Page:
Payments: the road ahead

When BPAY launched in the late 1990s it revolutionised online banking in Australia – a single bill payment service adopted across the national banking sector. It provided a safe, trusted way for consumers and billers to transact online at the early stages of internet adoption.

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Lynn Kraus (Left) and Jackie Kallman (Right)

Now 25 years later, Australians are some of the most digitally active in the world. Last year, more than a third of consumers used their mobile device to make a contactless payment in a week – an increase of 25 percent since 2019.

"It is a once in a lifetime opportunity in payments in this country to be part of creating what the future of domestic payments could be.”

That pace of transformation is only set to accelerate as digital innovations continue to influence the way we pay. The merger of BPAY, eftpos Payments Australia and the New Payments Platform Australia (NPPA) in February 2022 was about these organisations adapting to meet the moment, says Lynn Kraus, the inaugural Chief Executive Officer of Australian Payments Plus (AP+).

When Lynn took the job of leading the transformation of these three newly merged businesses, her vision was to enable the combined entity to fulfil its potential.

“If I go back and look at what the opportunity was that I was excited about, it is a once in a lifetime opportunity in payments in this country to be part of creating what the future of domestic payments could be,” Lynn says in a bluenotes podcast I recorded with her recently.

Lynn reflects on her 18 months at the helm but also looks ahead to the trends emerging that will change the way we transact in person and online.

AP+ is “on the path” to meeting its many objectives with the ultimate aim of reaching “network effect”, she says. This refers to the ubiquitous adoption required to ensure payment services can be used by consumers and merchants across the economy.

“There were some mandates that the ACCC (Australian Competition and Consumer Commission) put in place as conditions for the merger. We’ve met those mandates. There was a lot on the roadmap of the legacy businesses of NPP, eftpos and BPAY and we’ve delivered against those.”

She has also been focussed on bedding down a single structure for the three entities to ensure AP+ can attract and retain talent and can meet the needs of its members and the public.

Eighteen months into the journey, I think the things we committed to focus on are the right things. But payments is not an industry that stands still and we are impacted by global and local trends.”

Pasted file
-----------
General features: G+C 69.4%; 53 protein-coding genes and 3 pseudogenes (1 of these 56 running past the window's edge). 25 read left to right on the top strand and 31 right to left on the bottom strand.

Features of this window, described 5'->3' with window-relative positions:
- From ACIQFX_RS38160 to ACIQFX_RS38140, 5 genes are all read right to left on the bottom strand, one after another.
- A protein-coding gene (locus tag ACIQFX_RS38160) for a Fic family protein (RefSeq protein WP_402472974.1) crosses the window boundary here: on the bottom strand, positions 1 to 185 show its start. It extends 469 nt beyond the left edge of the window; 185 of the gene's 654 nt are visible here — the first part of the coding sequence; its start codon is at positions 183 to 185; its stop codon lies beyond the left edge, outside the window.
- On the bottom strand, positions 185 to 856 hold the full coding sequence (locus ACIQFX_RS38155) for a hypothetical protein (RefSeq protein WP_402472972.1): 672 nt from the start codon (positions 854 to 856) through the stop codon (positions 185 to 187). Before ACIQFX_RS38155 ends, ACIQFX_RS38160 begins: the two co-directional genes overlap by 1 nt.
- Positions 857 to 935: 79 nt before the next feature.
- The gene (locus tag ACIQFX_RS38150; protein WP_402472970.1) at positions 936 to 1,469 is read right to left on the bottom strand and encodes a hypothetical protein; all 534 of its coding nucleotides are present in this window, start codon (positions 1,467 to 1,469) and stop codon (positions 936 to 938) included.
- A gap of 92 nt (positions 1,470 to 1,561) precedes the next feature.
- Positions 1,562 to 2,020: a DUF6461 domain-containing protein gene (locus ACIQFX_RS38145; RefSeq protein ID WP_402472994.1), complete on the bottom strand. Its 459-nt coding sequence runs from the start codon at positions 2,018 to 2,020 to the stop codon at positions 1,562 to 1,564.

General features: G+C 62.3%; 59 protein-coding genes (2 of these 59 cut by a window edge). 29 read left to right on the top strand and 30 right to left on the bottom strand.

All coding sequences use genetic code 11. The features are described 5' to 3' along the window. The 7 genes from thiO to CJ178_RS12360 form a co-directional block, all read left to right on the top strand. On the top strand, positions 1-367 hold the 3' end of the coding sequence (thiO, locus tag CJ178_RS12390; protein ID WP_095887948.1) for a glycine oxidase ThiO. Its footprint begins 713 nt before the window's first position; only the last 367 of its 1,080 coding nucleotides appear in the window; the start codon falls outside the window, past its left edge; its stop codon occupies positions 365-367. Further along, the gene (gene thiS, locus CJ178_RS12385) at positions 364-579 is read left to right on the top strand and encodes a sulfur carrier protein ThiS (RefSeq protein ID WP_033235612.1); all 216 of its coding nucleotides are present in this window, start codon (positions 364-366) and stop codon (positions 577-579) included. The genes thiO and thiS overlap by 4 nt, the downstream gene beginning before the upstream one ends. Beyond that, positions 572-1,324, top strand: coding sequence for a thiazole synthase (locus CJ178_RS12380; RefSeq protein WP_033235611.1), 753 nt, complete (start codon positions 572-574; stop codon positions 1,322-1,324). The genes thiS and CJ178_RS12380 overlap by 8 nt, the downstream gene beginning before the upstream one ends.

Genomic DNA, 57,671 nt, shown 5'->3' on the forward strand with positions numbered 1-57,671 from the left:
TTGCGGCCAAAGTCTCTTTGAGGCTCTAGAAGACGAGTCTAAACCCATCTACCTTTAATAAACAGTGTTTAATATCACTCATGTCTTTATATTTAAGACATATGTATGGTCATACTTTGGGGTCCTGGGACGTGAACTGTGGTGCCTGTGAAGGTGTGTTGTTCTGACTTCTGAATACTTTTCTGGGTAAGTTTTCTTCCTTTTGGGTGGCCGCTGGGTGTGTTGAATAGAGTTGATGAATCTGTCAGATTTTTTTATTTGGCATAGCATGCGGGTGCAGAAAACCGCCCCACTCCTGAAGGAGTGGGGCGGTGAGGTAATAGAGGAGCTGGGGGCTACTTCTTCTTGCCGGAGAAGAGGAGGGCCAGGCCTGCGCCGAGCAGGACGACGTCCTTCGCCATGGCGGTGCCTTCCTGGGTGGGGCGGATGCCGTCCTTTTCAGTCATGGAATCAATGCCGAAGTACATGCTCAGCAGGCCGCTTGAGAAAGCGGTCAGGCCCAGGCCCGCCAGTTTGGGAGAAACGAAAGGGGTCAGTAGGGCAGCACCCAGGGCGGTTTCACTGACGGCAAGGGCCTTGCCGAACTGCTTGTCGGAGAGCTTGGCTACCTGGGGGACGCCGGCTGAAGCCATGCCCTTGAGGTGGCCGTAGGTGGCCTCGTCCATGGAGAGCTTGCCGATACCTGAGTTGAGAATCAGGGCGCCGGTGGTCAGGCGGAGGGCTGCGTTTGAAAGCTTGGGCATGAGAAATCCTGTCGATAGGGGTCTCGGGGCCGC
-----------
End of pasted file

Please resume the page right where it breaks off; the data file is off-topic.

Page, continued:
What are those trends redefining how we will interact with payments over the next decade?

Lynn says the continued rise of mobile wallets as a preferred payment method, particularly retail in-store as well as online, comes with some important considerations for payments providers and policy makers.

“We've been thinking a lot about what that means, particularly when those mobile wallets are not owned in Australia, for the most part currently not regulated in Australia and what that means to the payment ecosystem in the longer term.” Understanding how Australians will spend in the future also means accounting for the focus of governments and central banks, such as the Reserve Bank of Australia.

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AP+ CEO, Lynn Kraus with her executive leadership team at the recent AP+ Town Hall

Digital evolution

She notes the global shift to real time payments, the increased prevalence of account-to-account payments and the exploration of central bank digital currencies (CBDCs).

“A lot of governments are piloting in CBDC. And so, we are thinking about what does the future of value look like? And as a network operator and an infrastructure provider, we want to be fit for purpose, whatever that value exchange may be.”

Lynn says the inevitable conversation around digitisation of payments for many customers comes down to the issue of trust.

“You don’t turn on the news or read a paper or anything online every day without seeing something about frauds and scams.”

“Trust is a huge pillar for us, and we are in a unique position as the domestic payments operator across three schemes to really think about what role we should play in the industry around enhancing and building trust across not only our products and our infrastructure, but also thinking about new opportunities for digital identity and what that means for Australia.”

Another priority for AP+ is to ensure the real time New Payments Platform (NPP) remains underpinned by the principles of trustworthiness, accessibility, innovation and efficiency – particularly as the legacy infrastructure for domestic electronic payments, known as the Bulk Electronic Clearing System (BECs), is phased out.

We've been working really hard with the industry to make sure that we are ready, that we are able to take the volume and to support our members to make that transition.”

With this transition also comes the need to consider the next generation of BPAY, which Lynn refers to as BPAY 2.0.

“How do we take BPAY, a product that's known and loved, into a more contemporary, digitally enabled, data rich environment for the next generation?”

Despite the pace of change, Lynn’s mantra is to keep things simple.

“It is a commitment we made to our members at the amalgamation. That simplification is around the schemes that we operate, it's around the products that we have and it also goes to the underlying infrastructure. So, you will hear much more from us about our ambitions around simplification over the next few months.”

Jackie Kallman is Head of Payments, Industry and Engagement at ANZ

The views and opinions expressed in this communication are those of the author and may not necessarily state or reflect those of ANZ.

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